In keeping with Ford original heads, I'm aware that the early low head produced a higher compression ratio compared to the later high head. My question is, who among us has shaved a low head, and to what limit (depth), to get higher compression comparable with the "Z" head ??? Is this possible ??
Bob, I have had one decked. It depends largely on how much corrosion is inside the water jacket.You don't have a lot of metal there. I have no idea how much it helped on mine,but it runs.
Boy, I'm eagerly awaiting the responses to this one. I don't think that you'd get the performance even if you could mill a stock low head enough to match the compression. The knock against stock low heads, is that they don't have the coolant capacity of the later and Z heads. I hate to think how difficult it would be to keep an engine cool with an extreme milled low head. Plus, the period and modern aftermarket performance heads have much better combustion chamber designs than the Ford heads. It's interesting to note that Ford used a Ricardo combustion chamber design on the Model A, very similar to the Wuakesha Ricardo head for Model Ts.
Eric ,I did it out of necessity,so I had a good gasket surface. I have two aluminum heads,one "Z" and another that is 6.5 to 1. So far I haven't run either.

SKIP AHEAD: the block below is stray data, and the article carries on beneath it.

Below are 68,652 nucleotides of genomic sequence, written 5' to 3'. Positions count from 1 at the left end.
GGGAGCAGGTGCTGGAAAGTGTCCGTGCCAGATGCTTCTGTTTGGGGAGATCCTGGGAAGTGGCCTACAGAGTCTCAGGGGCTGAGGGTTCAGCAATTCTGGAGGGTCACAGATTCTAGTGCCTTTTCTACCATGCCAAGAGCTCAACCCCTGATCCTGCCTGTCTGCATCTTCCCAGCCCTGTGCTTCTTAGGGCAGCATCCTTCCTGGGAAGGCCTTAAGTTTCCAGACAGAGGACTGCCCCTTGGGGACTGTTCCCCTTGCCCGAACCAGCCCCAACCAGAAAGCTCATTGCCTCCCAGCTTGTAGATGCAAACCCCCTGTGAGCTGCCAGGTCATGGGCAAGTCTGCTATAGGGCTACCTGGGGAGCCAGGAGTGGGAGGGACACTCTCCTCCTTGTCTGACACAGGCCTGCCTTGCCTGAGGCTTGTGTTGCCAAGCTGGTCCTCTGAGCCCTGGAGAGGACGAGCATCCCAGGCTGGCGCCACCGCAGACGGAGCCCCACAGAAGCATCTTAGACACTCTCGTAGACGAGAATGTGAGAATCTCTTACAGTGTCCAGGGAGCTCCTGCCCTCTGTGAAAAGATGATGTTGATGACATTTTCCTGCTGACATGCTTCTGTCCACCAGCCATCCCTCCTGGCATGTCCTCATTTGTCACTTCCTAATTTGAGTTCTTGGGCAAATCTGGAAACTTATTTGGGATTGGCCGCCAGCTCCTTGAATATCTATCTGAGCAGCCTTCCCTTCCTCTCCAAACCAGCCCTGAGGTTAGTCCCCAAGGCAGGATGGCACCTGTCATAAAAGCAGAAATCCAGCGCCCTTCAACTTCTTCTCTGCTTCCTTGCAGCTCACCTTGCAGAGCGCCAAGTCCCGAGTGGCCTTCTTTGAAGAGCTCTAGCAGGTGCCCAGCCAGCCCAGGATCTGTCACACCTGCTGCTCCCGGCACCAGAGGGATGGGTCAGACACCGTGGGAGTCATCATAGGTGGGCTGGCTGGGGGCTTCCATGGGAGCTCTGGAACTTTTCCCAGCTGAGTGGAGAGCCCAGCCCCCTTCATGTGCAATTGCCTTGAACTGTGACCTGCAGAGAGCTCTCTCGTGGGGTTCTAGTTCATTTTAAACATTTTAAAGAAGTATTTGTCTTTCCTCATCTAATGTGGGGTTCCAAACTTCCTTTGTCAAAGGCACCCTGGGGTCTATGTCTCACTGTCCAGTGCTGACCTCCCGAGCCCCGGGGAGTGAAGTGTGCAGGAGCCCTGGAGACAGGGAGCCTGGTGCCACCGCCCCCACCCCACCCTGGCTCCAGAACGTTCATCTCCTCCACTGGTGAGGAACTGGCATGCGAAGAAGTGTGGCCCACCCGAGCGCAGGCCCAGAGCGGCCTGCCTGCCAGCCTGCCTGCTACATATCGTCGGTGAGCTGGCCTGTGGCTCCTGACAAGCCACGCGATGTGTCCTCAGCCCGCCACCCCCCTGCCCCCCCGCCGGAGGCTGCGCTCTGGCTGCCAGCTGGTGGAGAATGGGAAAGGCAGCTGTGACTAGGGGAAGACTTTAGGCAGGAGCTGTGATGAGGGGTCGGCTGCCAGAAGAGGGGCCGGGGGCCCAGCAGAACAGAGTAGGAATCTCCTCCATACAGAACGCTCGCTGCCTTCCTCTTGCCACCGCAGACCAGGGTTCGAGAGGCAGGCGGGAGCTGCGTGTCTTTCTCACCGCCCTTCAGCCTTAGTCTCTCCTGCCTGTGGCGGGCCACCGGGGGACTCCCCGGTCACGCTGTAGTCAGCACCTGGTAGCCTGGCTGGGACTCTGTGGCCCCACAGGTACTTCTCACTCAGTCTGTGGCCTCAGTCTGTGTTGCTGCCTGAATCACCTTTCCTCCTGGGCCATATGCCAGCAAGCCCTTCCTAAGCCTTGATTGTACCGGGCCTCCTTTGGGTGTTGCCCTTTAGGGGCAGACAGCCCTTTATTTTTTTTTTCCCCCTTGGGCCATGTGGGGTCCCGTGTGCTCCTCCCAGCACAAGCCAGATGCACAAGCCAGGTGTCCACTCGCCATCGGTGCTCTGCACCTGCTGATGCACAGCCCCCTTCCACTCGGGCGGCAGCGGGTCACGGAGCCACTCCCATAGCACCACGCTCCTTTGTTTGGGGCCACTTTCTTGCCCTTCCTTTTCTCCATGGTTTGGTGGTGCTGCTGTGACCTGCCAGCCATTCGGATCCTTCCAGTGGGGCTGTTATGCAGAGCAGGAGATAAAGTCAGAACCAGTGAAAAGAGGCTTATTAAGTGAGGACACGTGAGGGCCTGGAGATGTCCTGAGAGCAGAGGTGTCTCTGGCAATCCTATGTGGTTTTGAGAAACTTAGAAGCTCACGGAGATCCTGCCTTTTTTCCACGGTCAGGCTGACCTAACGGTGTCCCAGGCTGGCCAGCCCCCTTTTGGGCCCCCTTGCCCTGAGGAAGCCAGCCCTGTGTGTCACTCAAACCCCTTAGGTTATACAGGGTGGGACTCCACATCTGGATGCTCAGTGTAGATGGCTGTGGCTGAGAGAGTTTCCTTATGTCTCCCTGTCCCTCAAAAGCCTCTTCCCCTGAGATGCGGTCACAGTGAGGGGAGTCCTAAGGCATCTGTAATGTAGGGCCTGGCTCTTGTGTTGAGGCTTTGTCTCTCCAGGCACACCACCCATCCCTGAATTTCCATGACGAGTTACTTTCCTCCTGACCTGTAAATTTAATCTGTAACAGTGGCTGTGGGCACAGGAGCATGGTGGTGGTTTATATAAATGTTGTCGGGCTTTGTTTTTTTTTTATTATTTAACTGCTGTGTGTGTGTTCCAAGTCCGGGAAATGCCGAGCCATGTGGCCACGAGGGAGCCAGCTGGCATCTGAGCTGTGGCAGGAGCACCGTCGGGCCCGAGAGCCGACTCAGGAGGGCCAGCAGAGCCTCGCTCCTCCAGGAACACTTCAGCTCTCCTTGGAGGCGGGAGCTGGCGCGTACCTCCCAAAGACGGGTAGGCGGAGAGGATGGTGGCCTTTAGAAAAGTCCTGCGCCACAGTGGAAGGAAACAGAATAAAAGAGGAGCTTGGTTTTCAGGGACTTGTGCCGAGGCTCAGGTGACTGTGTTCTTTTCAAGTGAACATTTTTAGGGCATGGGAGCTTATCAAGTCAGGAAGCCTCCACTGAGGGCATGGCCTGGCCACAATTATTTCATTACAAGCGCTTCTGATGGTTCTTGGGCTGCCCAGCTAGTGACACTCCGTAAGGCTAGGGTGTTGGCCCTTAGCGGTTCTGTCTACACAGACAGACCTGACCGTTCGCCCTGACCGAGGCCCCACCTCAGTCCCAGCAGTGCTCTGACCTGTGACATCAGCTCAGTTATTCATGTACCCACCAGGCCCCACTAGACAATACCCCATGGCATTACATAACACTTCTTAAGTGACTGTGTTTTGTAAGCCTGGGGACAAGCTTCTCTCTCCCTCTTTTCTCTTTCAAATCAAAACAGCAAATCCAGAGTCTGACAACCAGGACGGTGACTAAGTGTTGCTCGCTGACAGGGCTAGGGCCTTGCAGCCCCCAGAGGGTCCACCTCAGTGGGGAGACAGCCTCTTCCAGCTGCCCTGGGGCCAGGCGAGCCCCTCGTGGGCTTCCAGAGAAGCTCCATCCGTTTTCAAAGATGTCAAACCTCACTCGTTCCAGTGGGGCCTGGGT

How much did you mill the low head? By the looks of mine, it could get by with an 1/8th" removed, but I'm not sure it would make a 1/4". I routinely take an 1/8" off the high heads without problems. Taking 1/4" off a high head is hit or miss. Low heads are too expensive for much experimentation.
I removed 3/32 from my 1914 low head. I did so because the previous owner screwed up and left a 0.010 step in the heads surface after he had to take two cuts. It squirted gas from this lip the first time I tried to fire up the rebuilt engine. I don't know how much the previous cut was.
I do know that I can't windmill my engine as some do. I must pull through 1 at a time.The engine runs great and will maintain 45 mph as clocked by another passenger car. It has been in parades and hasn't overheated, even summer in Oklahoma.
I've read where some have milled through the water jacket and simply let the head gasket seal off the opening!!
I'd estimate I've taken off a total of 1/8 or more on my low head without any consequences.
I even going to try a low head on my A cranked new engine for the '14. I need to add a starter.
Oh, yes, It went up Pike's Peak with out any overheating!!
I milled a low head .150. I won't mill that much again. At .100 a dark spot appeared between no.2 and 3 cylinders. I hoped it would go away. It didn't. At .150 it was a hole about 3/4" in dia. I welded the hole up and used the head. It appears the casting is thin in that area. Plus we don't know how much of the head has been eaten away in the water jacket in the past 90 plus years. Or how many times it was milled previously.
According to my calculations, each 0.025" cut increases CR 0.1 point. An uncut, later low head with 0.100" removed will have the CR rise from 4.1:1 to 4.5:1. If 0.150" can be removed, 4.7:1.
How does one go about milling a head? Can it simply be done by squaring up a head on a mill table and milling it with a flycutter? I have heard that T heads bend under the pressure if not supported in the middle.